Exploration for natural gas typically begins with geologists examining the surface structure of the earth, and determining areas where it is geologically likely that petroleum or gas deposits might exist. It was discovered in the mid 1800s that ‘anticlinal slopes’ had a particularly increased chance of containing petroleum or gas deposits. These anticlinal slopes are areas where the earth has folded up on itself, forming the dome shape that is characteristic of a great number of reservoirs. By surveying and mapping the surface and sub-surface characteristics of a certain area, the geologist can extrapolate which areas are most likely to contain a petroleum or natural gas reservoir. The geologist has many tools at his disposal to do so, from the outcroppings of rocks on the surface or in valleys and gorges, to the geologic information attained from the rock cuttings and samples obtained from the digging of irrigation ditches, water wells, and other oil and gas wells. This information is all combined to allow the geologist to make inferences as to the fluid content, porosity, permeability, age, and formation sequence of the rocks underneath the surface of a particular area. For example, in the picture shown, a geologist may study the outcroppings of rock to gain insight into the geology of the subsurface areas.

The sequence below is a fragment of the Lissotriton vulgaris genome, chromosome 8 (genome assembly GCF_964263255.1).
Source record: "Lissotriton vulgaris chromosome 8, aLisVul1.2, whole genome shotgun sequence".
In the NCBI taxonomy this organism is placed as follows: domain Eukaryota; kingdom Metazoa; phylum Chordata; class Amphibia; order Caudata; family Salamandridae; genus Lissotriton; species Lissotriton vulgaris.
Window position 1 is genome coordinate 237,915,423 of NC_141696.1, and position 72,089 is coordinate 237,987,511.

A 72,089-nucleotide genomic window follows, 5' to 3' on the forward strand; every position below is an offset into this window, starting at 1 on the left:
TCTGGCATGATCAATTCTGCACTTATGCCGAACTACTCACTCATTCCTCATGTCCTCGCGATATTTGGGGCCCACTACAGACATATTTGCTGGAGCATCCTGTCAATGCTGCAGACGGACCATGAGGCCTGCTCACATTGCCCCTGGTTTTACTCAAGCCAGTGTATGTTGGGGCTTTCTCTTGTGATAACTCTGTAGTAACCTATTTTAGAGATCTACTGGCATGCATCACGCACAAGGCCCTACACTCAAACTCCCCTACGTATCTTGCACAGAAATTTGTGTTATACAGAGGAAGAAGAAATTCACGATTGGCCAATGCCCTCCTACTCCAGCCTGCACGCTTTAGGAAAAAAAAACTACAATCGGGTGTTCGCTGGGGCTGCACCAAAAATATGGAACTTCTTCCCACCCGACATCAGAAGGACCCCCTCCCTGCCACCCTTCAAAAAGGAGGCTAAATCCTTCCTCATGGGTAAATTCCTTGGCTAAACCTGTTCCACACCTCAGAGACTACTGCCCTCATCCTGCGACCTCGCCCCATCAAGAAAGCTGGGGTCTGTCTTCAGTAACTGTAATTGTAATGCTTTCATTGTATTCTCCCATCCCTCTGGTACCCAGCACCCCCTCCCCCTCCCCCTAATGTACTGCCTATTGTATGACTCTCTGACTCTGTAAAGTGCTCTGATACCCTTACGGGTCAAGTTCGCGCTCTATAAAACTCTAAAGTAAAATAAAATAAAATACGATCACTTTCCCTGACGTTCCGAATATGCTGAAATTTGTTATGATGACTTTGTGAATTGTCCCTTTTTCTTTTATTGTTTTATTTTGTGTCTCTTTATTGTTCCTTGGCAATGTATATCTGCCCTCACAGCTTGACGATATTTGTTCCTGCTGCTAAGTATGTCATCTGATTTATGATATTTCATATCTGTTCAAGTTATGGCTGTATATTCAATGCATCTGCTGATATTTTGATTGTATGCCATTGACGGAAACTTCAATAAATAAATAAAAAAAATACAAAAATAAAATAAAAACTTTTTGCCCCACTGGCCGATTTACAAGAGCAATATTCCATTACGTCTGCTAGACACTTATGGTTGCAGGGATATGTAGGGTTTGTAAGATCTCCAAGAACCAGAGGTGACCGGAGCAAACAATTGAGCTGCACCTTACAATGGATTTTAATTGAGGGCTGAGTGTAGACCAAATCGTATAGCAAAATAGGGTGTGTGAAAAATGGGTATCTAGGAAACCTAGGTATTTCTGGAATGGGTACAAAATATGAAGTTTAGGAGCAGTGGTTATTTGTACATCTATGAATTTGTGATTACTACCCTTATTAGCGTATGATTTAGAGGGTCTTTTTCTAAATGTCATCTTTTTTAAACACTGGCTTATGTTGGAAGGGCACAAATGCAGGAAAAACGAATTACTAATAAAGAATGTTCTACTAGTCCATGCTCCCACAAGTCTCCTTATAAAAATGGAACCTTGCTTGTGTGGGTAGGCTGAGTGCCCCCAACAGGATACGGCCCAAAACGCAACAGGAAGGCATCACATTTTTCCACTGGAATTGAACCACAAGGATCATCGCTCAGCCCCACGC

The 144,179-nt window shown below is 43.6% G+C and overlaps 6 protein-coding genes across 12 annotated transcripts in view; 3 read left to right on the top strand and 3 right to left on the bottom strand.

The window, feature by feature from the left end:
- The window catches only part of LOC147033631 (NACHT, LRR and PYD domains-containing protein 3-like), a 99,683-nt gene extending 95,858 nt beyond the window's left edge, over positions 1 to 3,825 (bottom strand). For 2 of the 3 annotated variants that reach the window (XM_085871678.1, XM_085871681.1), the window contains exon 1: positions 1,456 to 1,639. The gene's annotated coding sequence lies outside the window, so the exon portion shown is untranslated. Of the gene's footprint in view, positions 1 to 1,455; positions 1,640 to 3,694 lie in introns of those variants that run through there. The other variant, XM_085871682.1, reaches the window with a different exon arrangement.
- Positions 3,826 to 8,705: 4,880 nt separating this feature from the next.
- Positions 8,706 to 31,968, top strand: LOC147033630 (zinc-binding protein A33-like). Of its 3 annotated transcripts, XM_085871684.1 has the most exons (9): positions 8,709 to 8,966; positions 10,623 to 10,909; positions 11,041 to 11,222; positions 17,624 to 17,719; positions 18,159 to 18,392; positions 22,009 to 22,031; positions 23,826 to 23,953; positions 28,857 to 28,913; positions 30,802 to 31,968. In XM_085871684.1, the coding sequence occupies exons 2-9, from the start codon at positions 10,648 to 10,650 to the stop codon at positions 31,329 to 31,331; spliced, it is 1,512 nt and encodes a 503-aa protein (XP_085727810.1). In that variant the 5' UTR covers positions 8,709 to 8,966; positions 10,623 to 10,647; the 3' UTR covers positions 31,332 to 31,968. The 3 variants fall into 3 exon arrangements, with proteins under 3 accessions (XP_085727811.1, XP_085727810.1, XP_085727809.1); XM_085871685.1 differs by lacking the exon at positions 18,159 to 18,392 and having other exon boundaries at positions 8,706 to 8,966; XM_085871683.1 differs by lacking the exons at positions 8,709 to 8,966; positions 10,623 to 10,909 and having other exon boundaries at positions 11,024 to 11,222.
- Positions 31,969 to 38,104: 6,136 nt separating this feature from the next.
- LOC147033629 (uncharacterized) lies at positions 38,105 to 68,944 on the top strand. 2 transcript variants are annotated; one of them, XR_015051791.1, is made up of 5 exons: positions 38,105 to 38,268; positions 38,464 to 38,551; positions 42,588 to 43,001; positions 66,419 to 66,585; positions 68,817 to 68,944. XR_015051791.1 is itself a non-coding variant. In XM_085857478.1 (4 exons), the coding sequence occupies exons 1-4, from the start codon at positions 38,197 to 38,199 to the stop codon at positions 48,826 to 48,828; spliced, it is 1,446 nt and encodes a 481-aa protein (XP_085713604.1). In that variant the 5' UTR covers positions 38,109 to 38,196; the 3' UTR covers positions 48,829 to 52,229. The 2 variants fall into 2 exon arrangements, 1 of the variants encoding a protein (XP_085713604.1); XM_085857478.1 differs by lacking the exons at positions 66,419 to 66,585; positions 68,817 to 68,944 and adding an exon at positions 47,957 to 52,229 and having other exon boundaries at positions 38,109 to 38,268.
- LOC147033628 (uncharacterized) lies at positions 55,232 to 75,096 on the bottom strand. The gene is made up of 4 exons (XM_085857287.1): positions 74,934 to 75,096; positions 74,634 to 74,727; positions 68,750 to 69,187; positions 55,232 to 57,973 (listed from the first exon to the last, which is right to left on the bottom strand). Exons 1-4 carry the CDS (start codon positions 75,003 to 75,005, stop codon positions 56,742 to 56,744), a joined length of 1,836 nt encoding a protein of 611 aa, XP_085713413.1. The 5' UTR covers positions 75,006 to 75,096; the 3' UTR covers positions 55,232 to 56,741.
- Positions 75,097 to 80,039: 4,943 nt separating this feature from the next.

For more information on geology in general visit the United States Geological Survey. For more information on petroleum geology visit the American Association of Petroleum Geologists (AAPG).